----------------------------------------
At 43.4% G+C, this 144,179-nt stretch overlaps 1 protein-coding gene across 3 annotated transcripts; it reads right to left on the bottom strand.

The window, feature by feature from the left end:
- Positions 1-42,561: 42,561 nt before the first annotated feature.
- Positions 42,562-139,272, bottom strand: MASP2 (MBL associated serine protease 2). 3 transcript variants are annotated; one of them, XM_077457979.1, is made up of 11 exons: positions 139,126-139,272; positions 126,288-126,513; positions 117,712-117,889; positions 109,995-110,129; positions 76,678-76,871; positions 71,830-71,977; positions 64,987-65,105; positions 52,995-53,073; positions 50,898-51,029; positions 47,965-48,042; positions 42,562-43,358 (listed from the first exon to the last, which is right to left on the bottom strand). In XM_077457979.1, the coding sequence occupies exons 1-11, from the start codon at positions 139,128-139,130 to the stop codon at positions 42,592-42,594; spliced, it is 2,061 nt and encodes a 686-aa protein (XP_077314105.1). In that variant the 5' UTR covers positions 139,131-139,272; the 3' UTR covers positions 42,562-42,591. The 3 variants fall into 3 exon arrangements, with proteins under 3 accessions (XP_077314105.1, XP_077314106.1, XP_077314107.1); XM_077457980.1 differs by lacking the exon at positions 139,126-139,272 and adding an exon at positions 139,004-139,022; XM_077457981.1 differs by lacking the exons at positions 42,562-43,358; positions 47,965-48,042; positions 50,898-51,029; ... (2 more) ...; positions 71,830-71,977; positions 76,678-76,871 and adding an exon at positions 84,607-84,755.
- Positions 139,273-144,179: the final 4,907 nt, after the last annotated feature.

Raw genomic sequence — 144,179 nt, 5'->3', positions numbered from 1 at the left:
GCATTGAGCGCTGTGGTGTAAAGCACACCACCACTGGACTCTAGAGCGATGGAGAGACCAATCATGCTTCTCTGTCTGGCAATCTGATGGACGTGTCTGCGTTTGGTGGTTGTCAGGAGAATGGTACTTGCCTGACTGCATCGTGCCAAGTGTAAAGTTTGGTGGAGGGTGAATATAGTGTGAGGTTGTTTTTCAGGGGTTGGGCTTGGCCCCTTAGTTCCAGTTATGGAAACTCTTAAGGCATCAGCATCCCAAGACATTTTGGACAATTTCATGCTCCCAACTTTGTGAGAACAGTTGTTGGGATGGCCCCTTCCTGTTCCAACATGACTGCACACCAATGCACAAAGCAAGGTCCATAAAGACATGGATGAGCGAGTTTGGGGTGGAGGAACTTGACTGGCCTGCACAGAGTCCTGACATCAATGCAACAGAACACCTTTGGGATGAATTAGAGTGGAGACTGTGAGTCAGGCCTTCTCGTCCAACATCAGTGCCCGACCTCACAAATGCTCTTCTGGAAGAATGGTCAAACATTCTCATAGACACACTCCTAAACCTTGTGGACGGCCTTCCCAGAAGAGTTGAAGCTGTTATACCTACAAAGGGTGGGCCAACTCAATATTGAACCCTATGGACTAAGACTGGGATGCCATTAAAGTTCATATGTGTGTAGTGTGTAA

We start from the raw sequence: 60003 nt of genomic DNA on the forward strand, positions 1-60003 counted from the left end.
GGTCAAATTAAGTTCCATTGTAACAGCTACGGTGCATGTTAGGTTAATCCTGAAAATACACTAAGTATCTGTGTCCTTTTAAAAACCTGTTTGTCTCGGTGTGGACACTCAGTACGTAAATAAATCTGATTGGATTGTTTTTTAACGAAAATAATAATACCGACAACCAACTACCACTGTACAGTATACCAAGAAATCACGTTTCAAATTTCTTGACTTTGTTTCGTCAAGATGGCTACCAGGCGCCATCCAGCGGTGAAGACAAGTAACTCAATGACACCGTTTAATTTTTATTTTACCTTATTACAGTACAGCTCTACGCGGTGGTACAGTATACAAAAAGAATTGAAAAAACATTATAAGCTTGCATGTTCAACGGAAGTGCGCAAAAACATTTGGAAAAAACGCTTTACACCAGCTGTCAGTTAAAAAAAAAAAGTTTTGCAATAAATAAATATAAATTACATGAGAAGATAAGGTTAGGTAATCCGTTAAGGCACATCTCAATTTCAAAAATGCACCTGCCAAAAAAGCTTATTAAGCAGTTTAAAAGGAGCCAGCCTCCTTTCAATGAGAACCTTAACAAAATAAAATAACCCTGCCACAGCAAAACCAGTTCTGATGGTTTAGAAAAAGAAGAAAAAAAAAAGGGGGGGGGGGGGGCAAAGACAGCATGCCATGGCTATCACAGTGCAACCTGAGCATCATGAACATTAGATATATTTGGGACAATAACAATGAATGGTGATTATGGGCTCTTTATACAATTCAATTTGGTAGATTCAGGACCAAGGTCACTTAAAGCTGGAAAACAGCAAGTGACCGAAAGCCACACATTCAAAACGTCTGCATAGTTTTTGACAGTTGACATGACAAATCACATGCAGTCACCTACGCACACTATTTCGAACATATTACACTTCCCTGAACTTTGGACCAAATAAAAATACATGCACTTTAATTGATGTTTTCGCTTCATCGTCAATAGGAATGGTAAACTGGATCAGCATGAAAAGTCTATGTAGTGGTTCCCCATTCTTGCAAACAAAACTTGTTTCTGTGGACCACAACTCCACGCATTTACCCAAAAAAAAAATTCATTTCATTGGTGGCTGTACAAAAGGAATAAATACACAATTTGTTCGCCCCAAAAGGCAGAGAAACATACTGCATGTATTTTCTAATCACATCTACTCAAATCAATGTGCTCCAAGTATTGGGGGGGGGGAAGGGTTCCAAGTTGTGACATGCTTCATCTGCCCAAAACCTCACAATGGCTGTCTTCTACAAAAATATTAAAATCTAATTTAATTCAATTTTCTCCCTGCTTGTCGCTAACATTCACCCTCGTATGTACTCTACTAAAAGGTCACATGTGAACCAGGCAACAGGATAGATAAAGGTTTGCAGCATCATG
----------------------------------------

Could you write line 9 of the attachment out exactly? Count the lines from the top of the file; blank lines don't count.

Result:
GGTCAAATTAAGTTCCATTGTAACAGCTACGGTGCATGTTAGGTTAATCCTGAAAATACACTAAGTATCTGTGTCCTTTTAAAAACCTGTTTGTCTCGGTGTGGACACTCAGTACGTAAATAAATCTGATTGGATTGTTTTTTAACGAAAATAATAATACCGACAACCAACTACCACTGTACAGTATACCAAGAAATCACGTTTCAAATTTCTTGACTTTGTTTCGTCAAGATGGCTACCAGGCGCCATCCAGCGGTGAAGACAAGTAACTCAATGACACCGTTTAATTTTTATTTTACCTTATTACAGTACAGCTCTACGCGGTGGTACAGTATACAAAAAGAATTGAAAAAACATTATAAGCTTGCATGTTCAACGGAAGTGCGCAAAAACATTTGGAAAAAACGCTTTACACCAGCTGTCAGTTAAAAAAAAAAAGTTTTGCAATAAATAAATATAAATTACATGAGAAGATAAGGTTAGGTAATCCGTTAAGGCACATCTCAATTTCAAAAATGCACCTGCCAAAAAAGCTTATTAAGCAGTTTAAAAGGAGCCAGCCTCCTTTCAATGAGAACCTTAACAAAATAAAATAACCCTGCCACAGCAAAACCAGTTCTGATGGTTTAGAAAAAGAAGAAAAAAAAAAGGGGGGGGGGGGGGCAAAGACAGCATGCCATGGCTATCACAGTGCAACCTGAGCATCATGAACATTAGATATATTTGGGACAATAACAATGAATGGTGATTATGGGCTCTTTATACAATTCAATTTGGTAGATTCAGGACCAAGGTCACTTAAAGCTGGAAAACAGCAAGTGACCGAAAGCCACACATTCAAAACGTCTGCATAGTTTTTGACAGTTGACATGACAAATCACATGCAGTCACCTACGCACACTATTTCGAACATATTACACTTCCCTGAACTTTGGACCAAATAAAAATACATGCACTTTAATTGATGTTTTCGCTTCATCGTCAATAGGAATGGTAAACTGGATCAGCATGAAAAGTCTATGTAGTGGTTCCCCATTCTTGCAAACAAAACTTGTTTCTGTGGACCACAACTCCACGCATTTACCCAAAAAAAAAATTCATTTCATTGGTGGCTGTACAAAAGGAATAAATACACAATTTGTTCGCCCCAAAAGGCAGAGAAACATACTGCATGTATTTTCTAATCACATCTACTCAAATCAATGTGCTCCAAGTATTGGGGGGGGGGAAGGGTTCCAAGTTGTGACATGCTTCATCTGCCCAAAACCTCACAATGGCTGTCTTCTACAAAAATATTAAAATCTAATTTAATTCAATTTTCTCCCTGCTTGTCGCTAACATTCACCCTCGTATGTACTCTACTAAAAGGTCACATGTGAACCAGGCAACAGGATAGATAAAGGTTTGCAGCATCATG